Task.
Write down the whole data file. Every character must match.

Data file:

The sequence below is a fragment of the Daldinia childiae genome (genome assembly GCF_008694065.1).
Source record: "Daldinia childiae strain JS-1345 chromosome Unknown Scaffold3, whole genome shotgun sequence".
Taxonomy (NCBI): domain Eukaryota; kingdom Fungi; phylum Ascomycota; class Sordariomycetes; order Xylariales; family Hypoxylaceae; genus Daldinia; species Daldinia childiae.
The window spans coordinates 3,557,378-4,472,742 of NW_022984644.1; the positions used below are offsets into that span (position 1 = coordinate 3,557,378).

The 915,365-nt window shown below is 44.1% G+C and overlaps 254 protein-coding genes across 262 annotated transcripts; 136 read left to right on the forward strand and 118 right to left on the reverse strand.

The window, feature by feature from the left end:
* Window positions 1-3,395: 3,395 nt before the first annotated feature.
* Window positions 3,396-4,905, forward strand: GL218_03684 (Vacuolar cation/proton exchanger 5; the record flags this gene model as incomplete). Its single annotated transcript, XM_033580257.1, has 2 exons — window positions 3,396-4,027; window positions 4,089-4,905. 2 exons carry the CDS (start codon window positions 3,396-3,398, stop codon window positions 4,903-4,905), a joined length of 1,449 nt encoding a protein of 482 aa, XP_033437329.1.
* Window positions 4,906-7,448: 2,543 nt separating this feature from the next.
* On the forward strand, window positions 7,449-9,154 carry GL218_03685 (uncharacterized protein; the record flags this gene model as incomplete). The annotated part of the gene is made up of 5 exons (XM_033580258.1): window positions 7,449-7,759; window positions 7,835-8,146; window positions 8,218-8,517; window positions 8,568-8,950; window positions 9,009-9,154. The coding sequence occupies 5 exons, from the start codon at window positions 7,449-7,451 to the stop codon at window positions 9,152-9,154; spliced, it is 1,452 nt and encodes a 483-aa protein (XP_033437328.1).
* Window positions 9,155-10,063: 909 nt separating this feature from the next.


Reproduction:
The sequence below is a fragment of the Daldinia childiae genome (genome assembly GCF_008694065.1).
Source record: "Daldinia childiae strain JS-1345 chromosome Unknown Scaffold3, whole genome shotgun sequence".
Taxonomy (NCBI): domain Eukaryota; kingdom Fungi; phylum Ascomycota; class Sordariomycetes; order Xylariales; family Hypoxylaceae; genus Daldinia; species Daldinia childiae.
The window spans coordinates 3,557,378-4,472,742 of NW_022984644.1; the positions used below are offsets into that span (position 1 = coordinate 3,557,378).

The 915,365-nt window shown below is 44.1% G+C and overlaps 254 protein-coding genes across 262 annotated transcripts; 136 read left to right on the forward strand and 118 right to left on the reverse strand.

The window, feature by feature from the left end:
* Window positions 1-3,395: 3,395 nt before the first annotated feature.
* Window positions 3,396-4,905, forward strand: GL218_03684 (Vacuolar cation/proton exchanger 5; the record flags this gene model as incomplete). Its single annotated transcript, XM_033580257.1, has 2 exons — window positions 3,396-4,027; window positions 4,089-4,905. 2 exons carry the CDS (start codon window positions 3,396-3,398, stop codon window positions 4,903-4,905), a joined length of 1,449 nt encoding a protein of 482 aa, XP_033437329.1.
* Window positions 4,906-7,448: 2,543 nt separating this feature from the next.
* On the forward strand, window positions 7,449-9,154 carry GL218_03685 (uncharacterized protein; the record flags this gene model as incomplete). The annotated part of the gene is made up of 5 exons (XM_033580258.1): window positions 7,449-7,759; window positions 7,835-8,146; window positions 8,218-8,517; window positions 8,568-8,950; window positions 9,009-9,154. The coding sequence occupies 5 exons, from the start codon at window positions 7,449-7,451 to the stop codon at window positions 9,152-9,154; spliced, it is 1,452 nt and encodes a 483-aa protein (XP_033437328.1).
* Window positions 9,155-10,063: 909 nt separating this feature from the next.